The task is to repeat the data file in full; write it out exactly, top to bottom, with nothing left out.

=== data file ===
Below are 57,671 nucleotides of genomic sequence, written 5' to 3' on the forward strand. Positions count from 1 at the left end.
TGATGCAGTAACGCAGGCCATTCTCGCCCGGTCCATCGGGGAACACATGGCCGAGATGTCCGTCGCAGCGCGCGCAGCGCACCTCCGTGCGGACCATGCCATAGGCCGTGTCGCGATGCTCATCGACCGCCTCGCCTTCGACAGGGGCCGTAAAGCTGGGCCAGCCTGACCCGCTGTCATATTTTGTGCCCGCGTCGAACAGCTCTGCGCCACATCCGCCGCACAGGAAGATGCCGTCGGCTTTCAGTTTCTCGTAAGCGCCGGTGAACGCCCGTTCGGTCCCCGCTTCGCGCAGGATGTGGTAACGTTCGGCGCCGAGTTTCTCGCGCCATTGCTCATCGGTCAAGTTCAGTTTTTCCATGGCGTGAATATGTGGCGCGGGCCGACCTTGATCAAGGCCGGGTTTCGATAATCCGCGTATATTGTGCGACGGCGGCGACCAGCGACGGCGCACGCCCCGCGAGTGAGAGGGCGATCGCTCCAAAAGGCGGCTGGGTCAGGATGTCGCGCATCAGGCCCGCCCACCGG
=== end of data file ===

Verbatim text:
Below are 57,671 nucleotides of genomic sequence, written 5' to 3' on the forward strand. Positions count from 1 at the left end.
TGATGCAGTAACGCAGGCCATTCTCGCCCGGTCCATCGGGGAACACATGGCCGAGATGTCCGTCGCAGCGCGCGCAGCGCACCTCCGTGCGGACCATGCCATAGGCCGTGTCGCGATGCTCATCGACCGCCTCGCCTTCGACAGGGGCCGTAAAGCTGGGCCAGCCTGACCCGCTGTCATATTTTGTGCCCGCGTCGAACAGCTCTGCGCCACATCCGCCGCACAGGAAGATGCCGTCGGCTTTCAGTTTCTCGTAAGCGCCGGTGAACGCCCGTTCGGTCCCCGCTTCGCGCAGGATGTGGTAACGTTCGGCGCCGAGTTTCTCGCGCCATTGCTCATCGGTCAAGTTCAGTTTTTCCATGGCGTGAATATGTGGCGCGGGCCGACCTTGATCAAGGCCGGGTTTCGATAATCCGCGTATATTGTGCGACGGCGGCGACCAGCGACGGCGCACGCCCCGCGAGTGAGAGGGCGATCGCTCCAAAAGGCGGCTGGGTCAGGATGTCGCGCATCAGGCCCGCCCACCGG